In 1601 two Irish chieftains sought an alliance with Spain because Spain was Catholic and would help get rid of the English from Ireland and then all would be wonderful. The Spanish sailed in and took the town of Kinsale.
The English lost their shit over this. Kinsale is 2 days’ straight sailing from England. Something had to be done… and fast.

The English fleet hurriedly sailed across before more Spanish ships could reach Kinsale and they blockaded the town. Meanwhile, the 2 Irish chieftains lived nowhere near Kinsale, so by the time they got their men together and headed down to the other end of Ireland, the English were in position and were ready. The Irish were decimated. The Spanish were drummed out of the town and the two chieftains left Ireland , never to return. It’s called the flight of the earls.

This is thereason the fort was built in 1677 -to protect against the Spanish.

After theBattle of the Boyne in 1690, a whole heap of the losing James II’s soldiers took shelter within the fort. William of Orange came here and put the fort underseige. He took the high ground, bombarded the fort and after 3 days it surrendered.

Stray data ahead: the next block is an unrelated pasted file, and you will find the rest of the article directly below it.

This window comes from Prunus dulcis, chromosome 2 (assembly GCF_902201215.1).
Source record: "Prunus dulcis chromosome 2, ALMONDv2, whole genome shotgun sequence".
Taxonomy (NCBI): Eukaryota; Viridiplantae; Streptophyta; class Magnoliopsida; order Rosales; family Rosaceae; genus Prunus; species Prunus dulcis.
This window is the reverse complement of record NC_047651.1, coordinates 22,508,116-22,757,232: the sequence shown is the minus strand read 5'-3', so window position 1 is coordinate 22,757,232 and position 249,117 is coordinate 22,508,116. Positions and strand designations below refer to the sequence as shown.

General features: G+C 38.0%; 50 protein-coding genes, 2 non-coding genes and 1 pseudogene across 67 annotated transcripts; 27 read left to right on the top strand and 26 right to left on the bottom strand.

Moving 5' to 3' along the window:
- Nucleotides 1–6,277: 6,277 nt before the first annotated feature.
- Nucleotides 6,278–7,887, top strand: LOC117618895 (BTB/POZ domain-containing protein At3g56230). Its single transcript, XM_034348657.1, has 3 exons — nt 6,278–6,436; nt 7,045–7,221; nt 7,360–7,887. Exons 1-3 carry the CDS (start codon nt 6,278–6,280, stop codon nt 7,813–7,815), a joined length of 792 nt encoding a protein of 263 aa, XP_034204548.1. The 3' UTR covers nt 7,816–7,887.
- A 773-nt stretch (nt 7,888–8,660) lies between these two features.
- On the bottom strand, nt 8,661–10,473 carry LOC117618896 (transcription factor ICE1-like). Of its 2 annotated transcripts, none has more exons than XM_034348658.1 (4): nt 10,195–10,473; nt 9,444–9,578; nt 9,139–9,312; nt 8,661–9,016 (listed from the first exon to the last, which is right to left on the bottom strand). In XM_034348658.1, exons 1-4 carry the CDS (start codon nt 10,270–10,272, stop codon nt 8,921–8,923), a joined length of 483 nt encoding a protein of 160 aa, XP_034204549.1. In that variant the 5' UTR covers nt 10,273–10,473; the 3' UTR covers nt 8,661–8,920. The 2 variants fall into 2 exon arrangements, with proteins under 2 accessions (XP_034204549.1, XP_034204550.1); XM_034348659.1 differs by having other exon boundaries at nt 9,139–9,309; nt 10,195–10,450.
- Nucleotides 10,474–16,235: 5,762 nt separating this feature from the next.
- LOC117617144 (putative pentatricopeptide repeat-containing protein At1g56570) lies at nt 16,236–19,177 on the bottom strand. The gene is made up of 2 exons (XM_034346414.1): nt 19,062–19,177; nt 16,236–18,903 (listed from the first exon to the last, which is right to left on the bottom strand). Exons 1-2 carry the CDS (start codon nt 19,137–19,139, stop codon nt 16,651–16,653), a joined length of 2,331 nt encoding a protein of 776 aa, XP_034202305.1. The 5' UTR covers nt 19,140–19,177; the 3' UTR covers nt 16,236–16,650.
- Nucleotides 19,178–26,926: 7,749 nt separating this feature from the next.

The catholic soldiers were offered their lives. Most took the offer and sailed away to Europe. This is called ‘The flight of the geese.’

Once the fort was built, it was run under very strict rules. Life was hard within the walls, but a soldier was guaranteed 2 meals a day, so in a time when many Irish people were starving, this was a definite inducement.

12 soldiers lived in each room, cooking their 2 meals a day there and eating there. They slept on straw bolsters, with the straw being changed every couple of months.

Very few soldiers got married. Only 6/100 were allowed to do so and it was a ballot system. For the first 50 years the woman had to share the bunk rooms with the rest of the soldiers. The happy couple were probably given a privacy blanket.

It was hard life for a woman. The army provided half the food rations as they did for a man, and they were expected to work as either a nurse in the hospital or in the laundry.

It all made me glad to be in the here and now.

We drove back into Cork and Ben dropped a few of us off in the city centre while a lot of people, with either themselves or a spouse still battling the lurgy, went back to the hotel.

Married Carol from Brisbane was alone on the bus today, with her husband Jeff, (great name!), feeling too tired to come out. She and I happened to hop out of the bus at the same time, so we spent a pleasant couple of hours together, just walking around Cork and nattering away.